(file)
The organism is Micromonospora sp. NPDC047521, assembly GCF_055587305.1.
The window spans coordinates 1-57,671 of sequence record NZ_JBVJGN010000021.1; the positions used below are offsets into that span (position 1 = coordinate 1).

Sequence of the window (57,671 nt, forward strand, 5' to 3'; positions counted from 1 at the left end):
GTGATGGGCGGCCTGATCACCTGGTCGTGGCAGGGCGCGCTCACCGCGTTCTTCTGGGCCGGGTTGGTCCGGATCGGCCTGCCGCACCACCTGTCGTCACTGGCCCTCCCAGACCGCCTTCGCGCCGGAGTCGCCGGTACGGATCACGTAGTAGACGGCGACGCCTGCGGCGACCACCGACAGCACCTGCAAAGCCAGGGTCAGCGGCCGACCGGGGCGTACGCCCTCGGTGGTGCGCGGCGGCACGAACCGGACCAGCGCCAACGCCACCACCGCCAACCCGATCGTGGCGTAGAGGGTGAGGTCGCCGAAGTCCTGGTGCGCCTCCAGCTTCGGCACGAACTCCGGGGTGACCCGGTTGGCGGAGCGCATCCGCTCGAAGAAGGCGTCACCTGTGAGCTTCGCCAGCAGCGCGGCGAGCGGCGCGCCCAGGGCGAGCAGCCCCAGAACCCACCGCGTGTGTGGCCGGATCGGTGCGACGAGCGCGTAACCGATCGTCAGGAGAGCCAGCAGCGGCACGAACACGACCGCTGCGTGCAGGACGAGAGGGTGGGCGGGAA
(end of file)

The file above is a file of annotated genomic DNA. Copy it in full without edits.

The organism is Micromonospora sp. NPDC047521, assembly GCF_055587305.1.
The window spans coordinates 1-57,671 of sequence record NZ_JBVJGN010000021.1; the positions used below are offsets into that span (position 1 = coordinate 1).

Sequence of the window (57,671 nt, forward strand, 5' to 3'; positions counted from 1 at the left end):
GTGATGGGCGGCCTGATCACCTGGTCGTGGCAGGGCGCGCTCACCGCGTTCTTCTGGGCCGGGTTGGTCCGGATCGGCCTGCCGCACCACCTGTCGTCACTGGCCCTCCCAGACCGCCTTCGCGCCGGAGTCGCCGGTACGGATCACGTAGTAGACGGCGACGCCTGCGGCGACCACCGACAGCACCTGCAAAGCCAGGGTCAGCGGCCGACCGGGGCGTACGCCCTCGGTGGTGCGCGGCGGCACGAACCGGACCAGCGCCAACGCCACCACCGCCAACCCGATCGTGGCGTAGAGGGTGAGGTCGCCGAAGTCCTGGTGCGCCTCCAGCTTCGGCACGAACTCCGGGGTGACCCGGTTGGCGGAGCGCATCCGCTCGAAGAAGGCGTCACCTGTGAGCTTCGCCAGCAGCGCGGCGAGCGGCGCGCCCAGGGCGAGCAGCCCCAGAACCCACCGCGTGTGTGGCCGGATCGGTGCGACGAGCGCGTAACCGATCGTCAGGAGAGCCAGCAGCGGCACGAACACGACCGCTGCGTGCAGGACGAGAGGGTGGGCGGGAA